Jump to content


Photo

Air bourne Radar detection of surfaced subs


  • Please log in to reply
7 replies to this topic

#1 Michael Moore

Michael Moore

    Private

  • Members
  • 5 posts

Posted 31 July 2008 - 07:17 AM

I can't seem to find the rule regarding detection of surfaced subs by radar equiped Aircraft.Espeacialy the dedicated VLR like the B-24, PBY Cat, Sunderland etc.This A/B radar dramaticaly increased the effectiveness of these Sub Killers. Would anyone care to help. .........SOE

#2 Dave Franklin

Dave Franklin

    Captain

  • Members
  • 271 posts
  • LocationColorado Springs CO

Posted 31 July 2008 - 09:59 AM

It depends if you're talking Tactical or Campaign Air Ops.For Tactical Air Ops, it doesn't really seem to be covered too well.3.8.1 mentions you use the small numbers in parenthesis on the Radar Detection table for subs, but that paragraph's context seems more about detection from a surface ship.3.2.2 under the Optional Rules states a schnorkel is too small to be detected by ASV or SW radar or acquired by ASW aircraft.MAD is only mentioned in a "Now Hear This" box on page 3-9, and Leigh Lights aren't mentioned at all.For Campaign Air Ops:4.5.4 talks about using the ASV row of the Air Search table for radar equipped aircraft. Note the Air Search table does not have small numbers in parenthesis like the Radar Detection tables.In Amendment 1, there is some additional text for 4.5.4.

#3 Michael Moore

Michael Moore

    Private

  • Members
  • 5 posts

Posted 31 July 2008 - 01:07 PM

Tactical of course , Maybe thru this discusion some of these issues can be adressed.Its going to be a major aspect once Mal Wrights cruel seas convoy serries are released,Thanks ....SOE

#4 Jim O'Neil

Jim O'Neil

    Lieutenant

  • Members
  • 217 posts

Posted 01 August 2008 - 05:07 AM

We shall see... I am not so sure AS is going o be fun to game.but here is a pdf that may help you.RATS ... the site won't allow a pdf to be uploaded.Go Here... it has all US RADAR and MAD and Sonobouys... as of 1943 ... enjoy.http://history.navy.mil/library/online/radar.htm

#5 Michael Moore

Michael Moore

    Private

  • Members
  • 5 posts

Posted 01 August 2008 - 05:56 AM

I actualy have most of the data you linked me too (thank you) Im interested in any house rules or official GQ3 rules covering the chance of Detection and distance detection may be attempted. There are rules for Subs detecting A/c via radar tho I belive they mistake "metox and Naxos" type detectors for emitters.They are not clear on A/c detecting subs visualy or by Radar . From 42 onward Ac began wracking up an impressive kill rate and improvements in Radar communication and weopons helped a great deal......SOE

#6 Michael Moore

Michael Moore

    Private

  • Members
  • 5 posts

Posted 01 August 2008 - 06:29 AM

Mal Wrights Cruel Seas serries if you are not familiar is a fantastic simulation of Convoy Battles.Detection and Combat resolution are resolved using GQ3 ( the game is desighned to be used with any rule system) GQ3 is the recomended rules according to the cover of the playtest set.For the first time Convoy Battles can be played and depicted realisticaly. which means that you are faced with all the choices and situations of an Escort commander circa 1939-40, 1941-1942 the sections covering 43 to 44 and 44 to 45 are still in preplaytest devolopement.The game is fast Easy and hella fun and i belive it will revitalise Naval Gaming and spur model makers to expand thier current lines (alla GHQs decision to include V&W class DDs in this years line up), when playing this game you have to survive weather, wolfpacs , air attacks . Investigate HF/DF detections use Radar to find the uboats in fog and squalls (and to avoid collision) due to the unique game mechanics no one game will ever be the same some will have little action most have more action then you can stand, by the end of the 2-4 hours it takes to fight a big game you will be a twiching sweatty wreck but you will never have had as much fun in your life. I can't wait to buy this game..........SOE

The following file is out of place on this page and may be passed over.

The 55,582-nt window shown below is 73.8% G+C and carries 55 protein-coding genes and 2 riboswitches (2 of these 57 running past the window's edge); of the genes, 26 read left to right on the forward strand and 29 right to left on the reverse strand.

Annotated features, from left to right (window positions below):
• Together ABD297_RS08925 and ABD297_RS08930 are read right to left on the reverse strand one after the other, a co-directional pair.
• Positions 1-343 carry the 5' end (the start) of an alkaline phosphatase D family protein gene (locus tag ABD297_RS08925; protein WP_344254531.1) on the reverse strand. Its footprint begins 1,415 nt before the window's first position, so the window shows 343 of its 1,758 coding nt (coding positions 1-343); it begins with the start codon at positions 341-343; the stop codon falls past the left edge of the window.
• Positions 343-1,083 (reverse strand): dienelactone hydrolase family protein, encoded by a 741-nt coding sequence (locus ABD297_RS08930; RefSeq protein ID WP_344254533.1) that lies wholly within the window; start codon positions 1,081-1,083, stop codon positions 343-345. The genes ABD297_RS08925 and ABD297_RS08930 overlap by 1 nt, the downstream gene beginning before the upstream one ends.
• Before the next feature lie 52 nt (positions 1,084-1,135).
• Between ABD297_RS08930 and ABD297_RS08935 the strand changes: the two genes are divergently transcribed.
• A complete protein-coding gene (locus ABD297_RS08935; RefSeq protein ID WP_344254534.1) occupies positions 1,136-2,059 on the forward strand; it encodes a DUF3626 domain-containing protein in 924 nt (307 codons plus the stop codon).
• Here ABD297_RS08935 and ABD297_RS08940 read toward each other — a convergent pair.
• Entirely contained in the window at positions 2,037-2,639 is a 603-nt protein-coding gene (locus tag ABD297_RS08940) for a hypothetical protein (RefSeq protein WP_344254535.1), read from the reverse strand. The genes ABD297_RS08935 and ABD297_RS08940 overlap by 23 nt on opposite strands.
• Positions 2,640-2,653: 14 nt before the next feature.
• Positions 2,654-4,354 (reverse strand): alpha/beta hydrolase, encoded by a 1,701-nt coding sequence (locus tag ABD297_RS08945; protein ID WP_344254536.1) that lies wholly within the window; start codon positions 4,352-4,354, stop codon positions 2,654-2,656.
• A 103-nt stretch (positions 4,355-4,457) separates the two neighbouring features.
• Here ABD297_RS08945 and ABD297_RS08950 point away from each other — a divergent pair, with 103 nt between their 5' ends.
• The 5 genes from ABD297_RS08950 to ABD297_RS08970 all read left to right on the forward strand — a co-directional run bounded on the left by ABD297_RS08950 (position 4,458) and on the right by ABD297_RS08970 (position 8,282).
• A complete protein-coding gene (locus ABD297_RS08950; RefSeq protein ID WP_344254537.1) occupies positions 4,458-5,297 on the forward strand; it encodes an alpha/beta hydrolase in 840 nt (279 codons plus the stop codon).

#7 Michael Moore

Michael Moore

    Private

  • Members
  • 5 posts

Posted 01 August 2008 - 06:29 AM

Mal Wrights Cruel Seas serries if you are not familiar is a fantastic simulation of Convoy Battles.Detection and Combat resolution are resolved using GQ3 ( the game is desighned to be used with any rule system) GQ3 is the recomended rules according to the cover of the playtest set.For the first time Convoy Battles can be played and depicted realisticaly. which means that you are faced with all the choices and situations of an Escort commander circa 1939-40, 1941-1942 the sections covering 43 to 44 and 44 to 45 are still in preplaytest devolopement.The game is fast Easy and hella fun and i belive it will revitalise Naval Gaming and spur model makers to expand thier current lines (alla GHQs decision to include V&W class DDs in this years line up), when playing this game you have to survive weather, wolfpacs , air attacks . Investigate HF/DF detections use Radar to find the uboats in fog and squalls (and to avoid collision) due to the unique game mechanics no one game will ever be the same some will have little action most have more action then you can stand, by the end of the 2-4 hours it takes to fight a big game you will be a twiching sweatty wreck but you will never have had as much fun in your life. I can't wait to buy this game..........SOE